Does the occupancy of your new home loan impact your loan options for the next 6 months? Yes, yes and absolutely yes it can. Occupancy intent is atop the radar of all lenders and for a very good reason.
Occupancy refers to the manner in which a borrower will occupy the home. For example, the 3 options are:
- owner occupied
- non owner occupied
- vacation home
Home lending has forever been concerned with occupancy. However, more recently mortgage investors increased their interest in occupancy. As a result, their evaluation methods for validating a borrowers stated occupancy intent are more in depth. Specifically, investors now require mortgage underwriters analyze a Phoenix home loan applicant’s most recent 12 months home loan activity.
6-12 Months Makes All the Difference
Underwriters look for a few critical details during their occupancy review:
- Has the Arizona loan applicant completed a mortgage transaction in the past 12 months?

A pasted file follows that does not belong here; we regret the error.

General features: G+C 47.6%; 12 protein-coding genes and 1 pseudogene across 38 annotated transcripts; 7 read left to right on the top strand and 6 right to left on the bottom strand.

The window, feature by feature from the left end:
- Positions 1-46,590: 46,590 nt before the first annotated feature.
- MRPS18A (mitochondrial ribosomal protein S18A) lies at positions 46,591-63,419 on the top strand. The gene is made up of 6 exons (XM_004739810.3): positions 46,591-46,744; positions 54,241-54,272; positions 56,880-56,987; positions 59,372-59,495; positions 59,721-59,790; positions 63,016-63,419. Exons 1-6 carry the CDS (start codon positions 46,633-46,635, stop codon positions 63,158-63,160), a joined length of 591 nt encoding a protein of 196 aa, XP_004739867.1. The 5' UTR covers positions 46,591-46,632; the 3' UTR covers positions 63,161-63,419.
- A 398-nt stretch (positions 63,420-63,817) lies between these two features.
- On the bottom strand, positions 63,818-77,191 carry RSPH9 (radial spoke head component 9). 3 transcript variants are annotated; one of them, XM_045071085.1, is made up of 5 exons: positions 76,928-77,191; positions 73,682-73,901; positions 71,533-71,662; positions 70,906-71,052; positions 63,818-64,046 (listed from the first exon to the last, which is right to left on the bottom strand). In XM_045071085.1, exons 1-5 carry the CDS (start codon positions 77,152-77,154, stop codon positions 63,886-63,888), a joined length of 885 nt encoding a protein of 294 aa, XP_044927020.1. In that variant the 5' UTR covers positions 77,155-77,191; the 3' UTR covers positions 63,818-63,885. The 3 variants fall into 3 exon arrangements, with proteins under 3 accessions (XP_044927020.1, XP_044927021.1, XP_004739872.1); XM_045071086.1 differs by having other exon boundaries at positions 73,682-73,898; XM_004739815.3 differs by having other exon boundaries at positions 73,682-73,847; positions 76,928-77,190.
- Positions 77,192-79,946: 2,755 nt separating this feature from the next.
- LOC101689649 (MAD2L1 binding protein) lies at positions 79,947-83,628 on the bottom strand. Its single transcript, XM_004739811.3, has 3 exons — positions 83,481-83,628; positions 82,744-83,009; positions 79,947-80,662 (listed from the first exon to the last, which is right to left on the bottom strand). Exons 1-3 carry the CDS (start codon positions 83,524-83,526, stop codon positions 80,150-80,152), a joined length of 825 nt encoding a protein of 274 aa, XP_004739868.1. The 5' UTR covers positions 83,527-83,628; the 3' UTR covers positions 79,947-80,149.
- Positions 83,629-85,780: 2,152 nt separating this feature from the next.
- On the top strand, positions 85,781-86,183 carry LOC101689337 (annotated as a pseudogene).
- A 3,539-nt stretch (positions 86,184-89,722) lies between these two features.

- Was the transaction a primary residence?
A “yes” to both does not mean all best are off. However, it does mean you have more work ahead. Underwriters must confirm no occupancy fraud occurs. In part, they do this by asking about the previous transaction as well as the motive for the new transaction.
Borrowers in this situation must explain why their intent to occupy has changed drastically in recent months. Typically, borrowers that refinanced or purchased their primary within the previous 6 months have a tougher time getting approved for the 2nd primary purchase. However, depending on the circumstances it is entirely possible to do so.
What is the Solution?
Have a conversation with your Arizona Mortgage Lender regarding your future plans when refinancing. If seriously considering a new home purchase in the near future, make sure the refinance is set up in a way that works later for your purchase.
If you are in a spot where an extraordinary circumstance caused you to buy a new primary, work with your Phoenix Mortgage Lender to document what happened.
By Jeremy House
Find us on Google+